A councillor says he continues to fear for his life after an arsonist torched his car on his driveway while he slept.
A drug dealer threw wraps of heroin and crack cocaine from the window of his home when armed police executed a warrant at the property in Leeds.
The funeral cortege for Leeds ice cream man 'Kooler Bar' will travel down part of his old ice cream route.
Family of Jo Cox pays tribute five years after her murder
The family of MP Jo Cox is marking the fifth anniversary of her murder by saying they remain optimistic about a future where people recognise the things “we have in common”.
The country was rocked when the 41-year-old Labour MP was shot and stabbed in her constituency by a far-right supporter on June 16 2016.
Her sister Kim Leadbeater is standing as a Labour candidate in the Batley and Spen by-election, the constituency Ms Cox represented, but will suspend campaigning on the anniversary of her murder.
A statement on behalf of the whole family said: “We all miss Jo every day.
“Her energy, warmth, passion, humour and love.
“She looked for and believed in the best of people and the best of our country, for what unites us, rather than where we disagree.
“We remain optimistic that her vision of a country where we are better at recognising what we have in common is gradually getting closer.
“Though our family has been devastated by our loss, we still feel Jo’s love as a mum, wife, daughter, sister and auntie every single day of our lives.“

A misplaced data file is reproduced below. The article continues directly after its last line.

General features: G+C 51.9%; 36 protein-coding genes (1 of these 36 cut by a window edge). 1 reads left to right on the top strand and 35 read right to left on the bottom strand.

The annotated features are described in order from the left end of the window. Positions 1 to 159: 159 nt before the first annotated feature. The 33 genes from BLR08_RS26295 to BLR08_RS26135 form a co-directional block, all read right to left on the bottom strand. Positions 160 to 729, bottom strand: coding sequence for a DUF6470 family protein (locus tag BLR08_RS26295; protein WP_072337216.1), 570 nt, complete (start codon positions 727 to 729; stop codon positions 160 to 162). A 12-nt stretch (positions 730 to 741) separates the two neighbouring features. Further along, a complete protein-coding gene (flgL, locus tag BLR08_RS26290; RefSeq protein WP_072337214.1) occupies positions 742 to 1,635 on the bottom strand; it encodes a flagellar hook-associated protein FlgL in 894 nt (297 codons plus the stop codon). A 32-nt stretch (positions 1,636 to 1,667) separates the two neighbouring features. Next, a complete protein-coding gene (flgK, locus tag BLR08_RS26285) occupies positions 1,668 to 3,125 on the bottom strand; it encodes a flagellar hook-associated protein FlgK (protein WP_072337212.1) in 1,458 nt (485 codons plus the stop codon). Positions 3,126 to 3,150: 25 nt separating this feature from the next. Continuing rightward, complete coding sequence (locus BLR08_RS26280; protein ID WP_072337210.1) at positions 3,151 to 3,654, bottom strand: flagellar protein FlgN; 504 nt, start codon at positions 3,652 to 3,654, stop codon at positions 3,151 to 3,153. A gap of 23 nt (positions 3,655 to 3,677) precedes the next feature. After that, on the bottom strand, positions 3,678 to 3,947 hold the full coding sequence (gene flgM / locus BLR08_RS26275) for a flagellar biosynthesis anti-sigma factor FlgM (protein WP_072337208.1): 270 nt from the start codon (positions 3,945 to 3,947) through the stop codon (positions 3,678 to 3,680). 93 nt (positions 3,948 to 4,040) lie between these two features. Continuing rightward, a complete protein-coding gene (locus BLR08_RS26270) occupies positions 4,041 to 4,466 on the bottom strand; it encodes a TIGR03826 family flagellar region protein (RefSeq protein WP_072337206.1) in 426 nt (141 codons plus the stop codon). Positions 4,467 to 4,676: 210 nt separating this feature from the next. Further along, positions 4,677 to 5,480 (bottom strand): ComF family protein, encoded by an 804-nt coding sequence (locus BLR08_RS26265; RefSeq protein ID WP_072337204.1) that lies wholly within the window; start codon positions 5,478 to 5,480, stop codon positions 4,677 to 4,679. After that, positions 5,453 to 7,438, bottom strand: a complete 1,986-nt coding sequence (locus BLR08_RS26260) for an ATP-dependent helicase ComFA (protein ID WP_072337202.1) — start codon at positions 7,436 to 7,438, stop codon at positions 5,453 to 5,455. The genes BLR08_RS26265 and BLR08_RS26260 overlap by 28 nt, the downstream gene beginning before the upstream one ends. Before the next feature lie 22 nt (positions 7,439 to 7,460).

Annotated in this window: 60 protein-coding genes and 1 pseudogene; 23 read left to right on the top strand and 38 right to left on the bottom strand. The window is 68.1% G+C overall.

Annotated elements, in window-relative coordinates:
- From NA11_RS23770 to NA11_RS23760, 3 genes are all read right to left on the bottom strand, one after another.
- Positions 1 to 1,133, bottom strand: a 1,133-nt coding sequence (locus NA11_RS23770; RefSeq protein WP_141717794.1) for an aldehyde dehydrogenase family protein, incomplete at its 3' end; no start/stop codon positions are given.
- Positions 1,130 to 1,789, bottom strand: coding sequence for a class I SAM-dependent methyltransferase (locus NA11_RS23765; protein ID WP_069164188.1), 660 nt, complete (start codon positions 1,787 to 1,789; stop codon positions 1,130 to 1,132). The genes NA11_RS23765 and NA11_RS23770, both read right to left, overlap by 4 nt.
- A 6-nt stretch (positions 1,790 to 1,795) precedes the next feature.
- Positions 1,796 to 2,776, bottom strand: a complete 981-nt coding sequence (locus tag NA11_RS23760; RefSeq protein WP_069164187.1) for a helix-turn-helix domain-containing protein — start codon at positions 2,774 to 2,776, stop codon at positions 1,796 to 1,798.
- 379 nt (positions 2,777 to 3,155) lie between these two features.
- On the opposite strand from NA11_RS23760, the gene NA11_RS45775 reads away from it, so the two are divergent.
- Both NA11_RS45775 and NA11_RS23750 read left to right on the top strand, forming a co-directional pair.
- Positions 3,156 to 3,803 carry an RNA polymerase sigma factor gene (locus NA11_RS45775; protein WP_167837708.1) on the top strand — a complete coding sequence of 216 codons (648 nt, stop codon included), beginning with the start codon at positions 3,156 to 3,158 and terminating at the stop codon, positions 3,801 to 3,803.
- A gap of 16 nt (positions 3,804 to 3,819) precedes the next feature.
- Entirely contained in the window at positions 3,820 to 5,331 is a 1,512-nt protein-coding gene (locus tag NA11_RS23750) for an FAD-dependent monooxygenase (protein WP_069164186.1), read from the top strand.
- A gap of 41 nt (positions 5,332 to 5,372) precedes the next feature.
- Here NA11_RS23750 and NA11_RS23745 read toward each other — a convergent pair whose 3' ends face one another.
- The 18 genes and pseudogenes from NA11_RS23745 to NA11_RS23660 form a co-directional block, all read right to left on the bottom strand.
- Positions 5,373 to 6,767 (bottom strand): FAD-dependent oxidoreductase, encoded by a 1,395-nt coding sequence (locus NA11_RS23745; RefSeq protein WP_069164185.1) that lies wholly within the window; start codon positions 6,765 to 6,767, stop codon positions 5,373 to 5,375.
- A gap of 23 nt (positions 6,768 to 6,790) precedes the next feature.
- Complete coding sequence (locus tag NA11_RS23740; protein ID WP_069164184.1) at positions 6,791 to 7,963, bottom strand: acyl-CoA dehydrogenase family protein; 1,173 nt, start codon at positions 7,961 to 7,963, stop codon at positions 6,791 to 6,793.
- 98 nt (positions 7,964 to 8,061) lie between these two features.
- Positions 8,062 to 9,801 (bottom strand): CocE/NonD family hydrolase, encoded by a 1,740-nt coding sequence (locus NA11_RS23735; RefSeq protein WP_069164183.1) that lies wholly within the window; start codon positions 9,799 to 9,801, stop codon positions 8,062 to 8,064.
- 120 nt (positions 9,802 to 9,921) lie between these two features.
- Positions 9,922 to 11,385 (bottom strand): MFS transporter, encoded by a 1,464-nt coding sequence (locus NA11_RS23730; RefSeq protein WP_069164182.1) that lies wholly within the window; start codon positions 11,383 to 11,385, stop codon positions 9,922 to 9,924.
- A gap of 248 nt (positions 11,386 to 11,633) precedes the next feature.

The Jo Cox Foundation was set up after her murder and campaigns under the banner “More in Common” with the aim of bringing people together, and also campaigns abuse and intimidation of people in public life.
Treatment offers new lifeline for people who get most ill from Covid-19
People who get the most ill from Covid-19 could be offered a new lifeline with the first antiviral drug shown to save lives in patients admitted to hospital, researchers have said.
The Recovery trial demonstrated that the antibody combination developed by Regeneron reduced the risk of death when given to patients with severe Covid-19, who had not mounted a natural antibody response of their own.
The chances of these patients needing to be put on a ventilator were also reduced, as was the duration of their hospital stay.
Between September 18 2020 and May 22 this year, 9,785 UK patients admitted to hospital with the disease were randomly allocated to receive usual care plus the antibody combination treatment, or usual care alone.
Of these, about one third were seronegative, meaning they had no natural antibody response of their own, and half were seropositive, meaning they had already developed natural antibodies against the virus.
For one sixth of those involved in the study, their serostatus was unknown.
Researchers found that among patients who received usual care alone, 28-day mortality was twice as high in those without an antibody response (30%) compared with those who were seropositive (15%) at the start of the study.
According to the study, for patients who had no antibody response the treatment reduced the chance of them dying within 28 days by a fifth, compared with usual care alone.
For every 100 such patients treated with the antibody combination, there would be six fewer deaths, researchers say.